Appellants Lorrie and Jeffery Hixon applied for building permits and, although they ostensibly complied with all of the objective requirements of the then-applicable Walker County Land Regulations (Regulations), their applications nevertheless were denied by appellee Walker County Planning Director Ken York. The only authority cited for the denial of the applications was those sections of the Regulations which generally provided that the "Purpose" thereof was "[t]o protect the character and the social and economic stability of all parts of Walker County and to encourage the orderly and beneficial development of all parts of Walker County" and "[t]o protect and conserve the value of land throughout Walker County and the value of buildings and improvements upon the land and to minimize the conflicts among the uses of land and buildings." After the Hixons' appeal was denied by the Walker County Planning Commission, they brought this suit, seeking a writ of mandamus compelling the grant of their applications. The trial court denied the petition for mandamus and the Hixons appeal.
The "Purpose" sections appear only in the preamble of the Regulations and there is no cross-reference to those subsequent sections of the Regulations which address the substantive requirements for obtaining a building permit. See Southern States Landfill v. City of Atlanta Bd. of Zoning Adjustment, 261 Ga. 759
, 760 (2) (410 SE2d 721
) (1991). Compare Suddeth v. Forsyth County, 258 Ga. 773
, 774 (2) (373 SE2d 746
) (1988) (relating to substantive sections of a zoning ordinance). Moreover, those "Purpose" sections set forth only a statement of general goals and purposes, without providing any criteria to govern the consideration of an application for a building permit. Dinsmore Dev. Co. v. Cherokee County, 260 Ga. 727
, 729 (1) (398 SE2d 539
) (1991). See also FSL Corp. v. Harrington, 262 Ga. 725 (425 SE2d 276) (1993)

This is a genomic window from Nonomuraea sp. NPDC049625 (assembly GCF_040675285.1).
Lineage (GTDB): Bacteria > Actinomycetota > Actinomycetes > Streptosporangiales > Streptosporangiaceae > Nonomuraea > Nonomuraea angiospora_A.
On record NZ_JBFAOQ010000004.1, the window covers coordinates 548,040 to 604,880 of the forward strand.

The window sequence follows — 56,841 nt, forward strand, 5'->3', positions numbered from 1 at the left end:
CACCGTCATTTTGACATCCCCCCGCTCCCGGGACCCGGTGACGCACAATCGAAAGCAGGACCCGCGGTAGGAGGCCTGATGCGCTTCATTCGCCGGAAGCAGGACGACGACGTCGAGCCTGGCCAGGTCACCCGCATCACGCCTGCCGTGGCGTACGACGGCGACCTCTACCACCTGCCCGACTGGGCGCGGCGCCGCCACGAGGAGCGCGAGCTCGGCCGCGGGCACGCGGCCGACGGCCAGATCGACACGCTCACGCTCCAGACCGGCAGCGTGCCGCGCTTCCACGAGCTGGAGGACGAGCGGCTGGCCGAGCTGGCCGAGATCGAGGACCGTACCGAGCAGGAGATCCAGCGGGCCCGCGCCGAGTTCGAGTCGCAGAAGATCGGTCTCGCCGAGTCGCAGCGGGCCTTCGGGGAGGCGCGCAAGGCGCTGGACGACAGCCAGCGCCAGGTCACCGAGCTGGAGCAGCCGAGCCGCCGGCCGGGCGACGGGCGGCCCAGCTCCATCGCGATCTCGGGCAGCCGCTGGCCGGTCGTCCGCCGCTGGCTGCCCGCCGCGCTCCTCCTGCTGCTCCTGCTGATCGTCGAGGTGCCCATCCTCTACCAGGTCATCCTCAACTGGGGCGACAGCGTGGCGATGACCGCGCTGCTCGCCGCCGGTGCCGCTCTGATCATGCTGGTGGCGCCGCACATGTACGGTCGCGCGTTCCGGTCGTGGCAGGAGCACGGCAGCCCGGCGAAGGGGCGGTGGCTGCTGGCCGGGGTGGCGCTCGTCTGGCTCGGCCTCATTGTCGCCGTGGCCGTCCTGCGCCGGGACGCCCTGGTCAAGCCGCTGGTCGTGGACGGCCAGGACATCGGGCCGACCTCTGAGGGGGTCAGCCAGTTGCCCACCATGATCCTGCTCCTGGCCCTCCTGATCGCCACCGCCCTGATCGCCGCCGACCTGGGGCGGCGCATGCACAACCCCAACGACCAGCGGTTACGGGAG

. Compare Illusions On Peachtree St. v. Young, 257 Ga. 142
, 143 (1) (356 SE2d 510
) (1987) (Municipal Code section held to contain "specific factors to be considered in effectuating the broad purpose of promoting the general health and welfare of the community").
The exercise of discretion in the issuance of licenses "must be tempered with 'ascertainable standards . . . by which an applicant can intelligently seek to qualify for a license. . . .' [Cit.]" Arras v. Herrin, 255 Ga. 11
, 12 (334 SE2d 677
) (1985). "[T]his preamble contain[s] no objective criteria upon which the [Planning Commission] could base its decision." FSL Corp. v. Harrington, supra at 726. Compare Suddeth v. Forsyth County, supra at 774 (2) (ordinance specifically providing for a discretionary balancing test). The "Purpose" sections of the Regulations "contain no standard to control the discretion of the [Planning Commission]. . . ." Arras v. Harrington, supra at 12.
It follows that the trial court erred in refusing to grant a writ of mandamus, since it would violate due process to rely upon the "Purpose" sections of the Regulations as a substantive basis for the denial of the Hixons' application for the building permits. FSL Corp. v. Harrington, supra; Dinsmore Dev. Co. v. Cherokee County, supra; Arras v. Herrin, supra.
David G. Archer, for appellants.